Let Health Insurance Be Insurance

Let Health Insurance Be Insurance

One of the many flaws with our current health care system is that, too often, health insurance coverage fails people precisely when they need it the most. It’s as if your car insurance has been paying the cost for your oil changes for years, but won’t pay the costs to fix your car following a major accident.

A disturbing example of this failure currently impacts patients living with end-stage renal disease (ESRD), or kidney failure. More than 660,000 people in the U.S. are living with ESRD. It is a devastating condition that would be fatal without regular dialysis.

Patients who cannot receive their dialysis at home, need to spend an average of four hours at a dialysis center, three times a week. While life sustaining, the treatments are debilitating, time consuming, and can make living a normal life, including holding down a job, all but impossible. According to the American Kidney Fund, over 70 percent of dialysis patients, most of whom suffer from multiple disease conditions, are too sick to work full-time.

Beyond the impact on their health and quality of life, ESRD also creates financial hardships. The average income of ESRD patients is less than $20,000 a year, which is well below the median household income of $59,039. While ESRD patients are poorer than average (in part due to their inability to work), their medical costs are overwhelming. Their out-of-pocket health care costs are estimated to be more than $7,000 a year according to the American Kidney Fund.

The costs for insurers are even greater due to the high costs for dialysis treatments and the high rate of hospitalizations —the average annual total cost of care, per patient, is around $89,000. Due to the seriousness and costs of the disease, ESRD patients are eligible for Medicare, even if they are under the age of 65. Medicare alone spends $34 billion a year treating patients with ESRD. Including private payers, Medicaid, and patient out-of-pocket expenditures, total U.S. health care expenditures related to ESRD are around $42 billion a year.

It is easy to see how, given these realities, patients who have private insurance may need assistance paying their insurance premiums. Without it, many people suffering from ESRD would not be able afford their current health insurance coverage and would thus be transitioned to Medicare coverage.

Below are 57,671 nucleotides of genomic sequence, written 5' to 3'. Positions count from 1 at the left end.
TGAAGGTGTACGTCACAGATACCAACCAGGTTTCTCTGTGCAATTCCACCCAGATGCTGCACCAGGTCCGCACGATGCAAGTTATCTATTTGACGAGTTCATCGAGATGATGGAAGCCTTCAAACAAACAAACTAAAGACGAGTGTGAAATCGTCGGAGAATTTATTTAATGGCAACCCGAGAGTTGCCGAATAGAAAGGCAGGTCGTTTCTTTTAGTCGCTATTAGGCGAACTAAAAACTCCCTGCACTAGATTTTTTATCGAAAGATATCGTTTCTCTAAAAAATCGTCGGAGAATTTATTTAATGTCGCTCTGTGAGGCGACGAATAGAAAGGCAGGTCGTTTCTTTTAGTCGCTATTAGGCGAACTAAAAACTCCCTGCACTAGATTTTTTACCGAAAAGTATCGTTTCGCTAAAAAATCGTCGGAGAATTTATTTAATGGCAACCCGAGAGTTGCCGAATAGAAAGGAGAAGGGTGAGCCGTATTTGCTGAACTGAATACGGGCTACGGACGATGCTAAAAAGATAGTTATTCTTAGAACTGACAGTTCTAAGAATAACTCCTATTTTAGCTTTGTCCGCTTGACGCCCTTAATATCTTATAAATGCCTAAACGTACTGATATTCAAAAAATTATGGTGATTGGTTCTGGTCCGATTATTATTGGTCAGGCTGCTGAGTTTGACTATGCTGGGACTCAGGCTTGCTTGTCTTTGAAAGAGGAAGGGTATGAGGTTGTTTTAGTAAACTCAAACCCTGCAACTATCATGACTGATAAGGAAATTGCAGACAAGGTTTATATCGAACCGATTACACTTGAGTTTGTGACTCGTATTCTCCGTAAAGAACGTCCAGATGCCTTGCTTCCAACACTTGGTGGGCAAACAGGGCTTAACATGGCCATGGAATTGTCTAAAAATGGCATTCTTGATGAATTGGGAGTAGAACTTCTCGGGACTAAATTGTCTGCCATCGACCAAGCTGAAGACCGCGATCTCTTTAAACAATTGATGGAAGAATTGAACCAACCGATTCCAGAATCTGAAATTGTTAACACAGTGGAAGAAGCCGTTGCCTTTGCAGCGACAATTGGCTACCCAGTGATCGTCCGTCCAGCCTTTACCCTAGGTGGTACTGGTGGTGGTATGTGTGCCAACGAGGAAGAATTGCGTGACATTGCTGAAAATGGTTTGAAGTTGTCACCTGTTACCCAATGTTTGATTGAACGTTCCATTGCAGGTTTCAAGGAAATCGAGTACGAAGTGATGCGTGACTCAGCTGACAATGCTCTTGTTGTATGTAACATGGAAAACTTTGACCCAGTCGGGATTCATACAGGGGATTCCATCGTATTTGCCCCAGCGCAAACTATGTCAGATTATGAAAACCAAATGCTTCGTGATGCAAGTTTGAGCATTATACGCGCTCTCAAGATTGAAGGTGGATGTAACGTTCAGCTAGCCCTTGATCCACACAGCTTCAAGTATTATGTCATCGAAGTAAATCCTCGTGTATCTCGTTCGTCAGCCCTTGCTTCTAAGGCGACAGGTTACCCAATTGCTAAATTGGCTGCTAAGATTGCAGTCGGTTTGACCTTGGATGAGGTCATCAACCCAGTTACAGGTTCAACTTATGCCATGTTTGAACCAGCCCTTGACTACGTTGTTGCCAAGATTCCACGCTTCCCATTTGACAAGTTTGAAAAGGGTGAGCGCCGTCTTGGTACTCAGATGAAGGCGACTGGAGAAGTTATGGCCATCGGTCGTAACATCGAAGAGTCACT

For some people, coverage by Medicare may be their preferred option. For others, particularly patients who may have had a health insurance plan through their employer that they value, their preferred option may be to keep their current health insurance. For these patients, there are assistance programs available to help them afford their premiums and keep the insurance coverage they believe best suits their needs.

But, this is where the current health insurance system fails to be insurance. Currently, insurance companies are trying to cancel, and in some cases are successfully canceling, coverage for ESRD patients if they receive premium assistance that helps them cover the costs of their insurance policies.

While it would seem logical that who pays the premium on behalf of the patient should be of no concern to insurance companies, or politicians in Washington D.C., due to the distorted U.S. health care system, it does matter.

Since Medicare’s reimbursement rates are significantly lower (on a per patient basis) relative to private payers, proponents of the current policy claim that the alleged purpose of the premium assistance programs is to divert patients from the less expensive Medicare coverage to the more expensive private coverage to the benefit of the providers who then earn higher revenues. Therefore, the hope is that prohibiting assistance programs will move patients from private coverage to Medicare and, consequently, reduce overall health care expenditures.

Of course, such a perspective is completely backward. The purpose of assistance programs is to empower patients, and give patients control over what type of coverage best fits their needs as they manage a very difficult disease. And, it is the patient, of course, who should be driving the coverage decisions.

Toward this end, bipartisan members of Congress are pushing to eliminate the insurance industry-created rules that are currently preventing dialysis patients from getting aid from industry-supported charities. If implemented, this reform would be an important step that would help put patients back in control of their own health care decisions.

More broadly, policies that empower patients are the exact types of reforms that the U.S. health care system needs. Such reforms are the best way to improve health outcomes and make the health care system more affordable.

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Nothing contained in this blog is to be construed as necessarily reflecting the views of the Pacific Research Institute or as an attempt to thwart or aid the passage of any legislation.